The strength failure theory utilized.

The types and categories of loadings.

The hazard the stress represents to the vessel The basic intent of design by analysis is to
determine the stres s conditions in a pressure vessel under load for each load condition for the vessels entire operational life. In order to meet the intent and specifications of Section VIII, Div ision 2, the designer must carry out a sufficiently detailed stress analysis of the vessel to show compliance with the stress limitations imposed by the Code for the materia l fro m which the vessel is to be fabricated. The designer may specify any manner by which to determine the stresses in the vessel under load, so long as use of the methodologies emp loyed.
This investigation primarily deals with the
probable causes of inservice damage of IPV with approximate estimat ion of stresses . The design temperature and pressure of vessel 1490C and 1.3789Mpa, respectively. There were four nu mbers of openings, Viz.entry and exit of steam, Exit of Nitrous oxide and drain. The vessel thickness was around 9.65mm. Stress analysis was carried out by fin ite ele ment method using ANSYS 13.0 code.
Structural Elements Used for the Analysis: The higher order he xahedron ele ment is used for meshing [8].
Boundary Constraints (figure 4): The whole vessel is supported on two saddle supports. The upper saddle was fixed while to the lower saddle cylindrica l support was provided. Vessel was analyzed using ANSYS code on the basis of strength for internal press ure 1.38 Mpa, plus Se lf Weight considering portions of the drum of 1275.55 mm length with inside dia meter of dru m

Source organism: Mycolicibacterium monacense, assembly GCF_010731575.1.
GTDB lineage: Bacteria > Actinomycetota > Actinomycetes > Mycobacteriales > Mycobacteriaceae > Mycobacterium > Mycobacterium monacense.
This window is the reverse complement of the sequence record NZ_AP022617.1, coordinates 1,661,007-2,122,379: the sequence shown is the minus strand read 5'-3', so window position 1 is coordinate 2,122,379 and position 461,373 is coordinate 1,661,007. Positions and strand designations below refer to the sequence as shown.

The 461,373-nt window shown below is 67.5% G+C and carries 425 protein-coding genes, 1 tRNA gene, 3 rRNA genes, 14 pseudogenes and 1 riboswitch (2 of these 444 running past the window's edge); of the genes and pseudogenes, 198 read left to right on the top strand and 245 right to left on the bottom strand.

304.8 mm, thickness of the shell 9.65mm. Considering the symmetry of the unit, one half of the unit was analyzed for stress calculations. The fin ite ele ment model of the co mponent under investigation is shown in Fig. 1
Fig.1 3DModel Fig.2 Meshing
Fig.3 Axissymmetric model Fig.4B oundry Conditions
Material 
Structural steel 
Modulus of Elasticity in Mpa 
2e5 
Poisson's Ratio 
0.3 
Density Kg/m3 
7850 
Tensile Yield Strength Mpa 
250 
Tensile Ultimate Steel Mpa 
460 
Allowable Hoop Stress Mpa 
23.13 
Allowable Equivalent Stress By PV Elite Software Code,Mpa 
117 
Table .1 Materi al Properties
Fig.5 Equi valent VonMises Stress Plot Fig.6 Total De for mati on Plot
Angle 
Nodes 
Ele ments 
Stress(Equi valent VonMises)Mpa 
Total Defor mation(mm) 
Line arised Equi vale nt Me mbr ane stress across vessel thickness 
0 
512863 
214566 
116.07 
0.17523 
32.741 
4 
514642 
216241 
116.10 
0.17520 
32.615 
8 
512896 
215012 
116.6 
0.17516 
32.577 
12 
521004 
228791 
116.96 
0.17514 
32.845 
16 
512635 
213650 
117.05 
0.17512 
32.954 
20 
532145 
246531 
117.16 
0.17501 
33.126 
24 
541236 
250169 
117.32 
0.17499 
33.469 
28 
532147 
246545 
117.50 
0.17497 
33.611 
32 
512347 
203651 
117.88 
0.17494 
33.805 
Table.2 Stress and defor mati on val ues at various angles
Gr aphs:
Fig.7 Inclination V/s Equi vale nt Stress Fig.8 Inclination V/s Linearise d Stress
7.Discussion and Conclusions
Fro m above analysis it was observed that ma ximu m equivalent stress observed in the vessel around the cylindrical support was about 117.88Mpa for vessel angle 320, it is e xceeding allo wable limits but it is less than yield strength and ultimate tensile strength .so failure will not be observed in this condition but to provide suffic ient factor of safety and reduce stress below allo wable limits some modification in this area are necessary. The deformation was observed to be ma ximu m around nozzle vessel intersection 0.17494mm for 320 inclinations. The deformation was observed to be minimu m a round fixed support. Partia lly superimposed weld heat affected zones of nozzle weld caused localized adverse non liner condition and high load that facilitated initiat ion and propagation of cracks. From fig.8 and Fig..9 it is concluded that the equivalent VonMises Stress and linearised me mbrane stress along vessel thickness are increasing with inclination of vessel.